Peanuts: Pacing, Progress, and Peppermint Patty
I've got a bit of a weird relationship with the life's work of Charles Schulz, as I certainly was exposed to Peanuts from an early age, but I could never really get into it or see what the big deal was. It didn't seem particularly funny, and let's admit it, it was kind of depressing. Schulz made it so that his characters, Charlie Brown in particular, were always struggling with life and could barely ever find success in whatever it was they set out to do.
Over the years, the appeal of Peanuts has been explained to me ad nauseum, by friends, fans, critics, and curators. I even went to the Peanuts Art Exhibit when it came to Allentown, Pennsylvania, in 2003. Schulz's work has been likened, several times, to a haiku, in terms of its rhythm and the fact that it tends to have a lingering final panel instead of an actual punchline. Peanuts stays in the air after you read it, leaving you to figure out what it means, or wondering what comes next. A lot of the time, it feels as if it ends prematurely. Like I said, it lingers. In a way, that's what makes Peanuts so palatable to adults; adults get it (or, more aptly, they get not getting it).
One thing I noticed this does, when reading a lot of Peanuts strips in one go and there's a long-running storyline, is the pacing gets kind of staggered. There is, to be sure, a clear flow within each strip, but the transition in between installments is a little stilted. That's of course in large part because of the serialized nature of the strip, but you know where else I find that kind of pacing? Very frequently, in grounded, down-to-earth, "indie" comics, such as the works of Dan Clowes, Chris Ware, and Seth. It's very similar to the way they jump or transition from one scene to the next, by ending one scene in a kind of open-ended way and then moving on rather abruptly. Reading A Golden Celebration is when I actually thought, "Oh, so that's where they get it from," something that never occurred to me even after a lot of them discussed the influence of Peanuts on their works in Top Shelf Asks the Big Questions.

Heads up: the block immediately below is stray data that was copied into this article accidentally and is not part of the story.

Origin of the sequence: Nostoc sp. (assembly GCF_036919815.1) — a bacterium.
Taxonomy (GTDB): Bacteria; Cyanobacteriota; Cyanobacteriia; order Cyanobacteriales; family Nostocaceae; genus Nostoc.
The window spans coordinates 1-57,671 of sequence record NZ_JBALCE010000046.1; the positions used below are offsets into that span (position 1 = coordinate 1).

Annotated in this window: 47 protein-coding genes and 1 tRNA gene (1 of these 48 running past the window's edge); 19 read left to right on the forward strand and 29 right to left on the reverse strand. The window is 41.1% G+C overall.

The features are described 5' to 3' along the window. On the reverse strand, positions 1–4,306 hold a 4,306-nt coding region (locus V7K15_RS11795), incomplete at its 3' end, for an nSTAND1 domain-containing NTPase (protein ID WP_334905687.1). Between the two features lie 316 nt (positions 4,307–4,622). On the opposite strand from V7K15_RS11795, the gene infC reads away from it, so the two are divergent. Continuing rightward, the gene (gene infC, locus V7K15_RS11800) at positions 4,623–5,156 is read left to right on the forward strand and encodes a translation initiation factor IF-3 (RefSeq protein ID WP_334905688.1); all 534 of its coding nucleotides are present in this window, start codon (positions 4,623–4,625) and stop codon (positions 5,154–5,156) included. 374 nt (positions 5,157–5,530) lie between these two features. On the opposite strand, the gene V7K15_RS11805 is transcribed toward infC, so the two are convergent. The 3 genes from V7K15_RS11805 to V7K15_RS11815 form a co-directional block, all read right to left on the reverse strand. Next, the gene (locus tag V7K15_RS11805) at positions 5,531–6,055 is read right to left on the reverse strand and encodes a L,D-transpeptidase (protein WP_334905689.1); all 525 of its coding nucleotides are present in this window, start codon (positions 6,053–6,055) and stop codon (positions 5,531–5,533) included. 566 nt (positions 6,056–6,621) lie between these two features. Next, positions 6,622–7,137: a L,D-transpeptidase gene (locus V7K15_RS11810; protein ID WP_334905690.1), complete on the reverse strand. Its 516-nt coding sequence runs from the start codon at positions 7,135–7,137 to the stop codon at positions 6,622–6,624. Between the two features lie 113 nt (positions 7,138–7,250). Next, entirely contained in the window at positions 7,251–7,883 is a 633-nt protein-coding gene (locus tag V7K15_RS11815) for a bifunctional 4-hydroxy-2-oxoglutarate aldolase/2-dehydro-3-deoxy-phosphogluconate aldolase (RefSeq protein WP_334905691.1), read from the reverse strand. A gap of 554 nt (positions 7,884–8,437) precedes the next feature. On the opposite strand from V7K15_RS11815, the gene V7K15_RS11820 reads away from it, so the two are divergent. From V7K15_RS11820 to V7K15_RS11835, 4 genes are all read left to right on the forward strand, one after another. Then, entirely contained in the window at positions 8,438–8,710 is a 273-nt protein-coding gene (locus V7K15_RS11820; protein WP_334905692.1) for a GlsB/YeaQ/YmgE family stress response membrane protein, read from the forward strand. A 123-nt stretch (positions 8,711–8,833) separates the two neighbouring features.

Peanuts seems like simple work, but it's very nuanced. There's a complex web of interpersonal relationships that, when closely examined, kind of highlights the tragedy of the whole setup. Charlie Brown takes care of Snoopy, but Snoopy can't even remember his name, often referring to him as "the round-headed kid." Sally Brown doesn't seem to care what happens to anyone around her, and Lucy Van Pelt is as nice to her little brother Rerun as she is mean to her middle brother Linus, even if she's continually mentioning how similar they are to each other. Perhaps most tragically, for all the times Lucy pulls away the football or tries to bring down Charlie Brown, she also seems to genuinely like him, as much as someone like her is capable of genuinely liking anyone. This kind of characterization, when done in superhero comics, tends to get lost on fans, who mostly take whatever any character says or does at face value.
Side note to the whole thing: Lucy was based on Schulz's first wife. Make of that what you will.
Another thing that struck me was the letters that Schulz received, one being this particularly negative reaction to Franklin, the African-American character.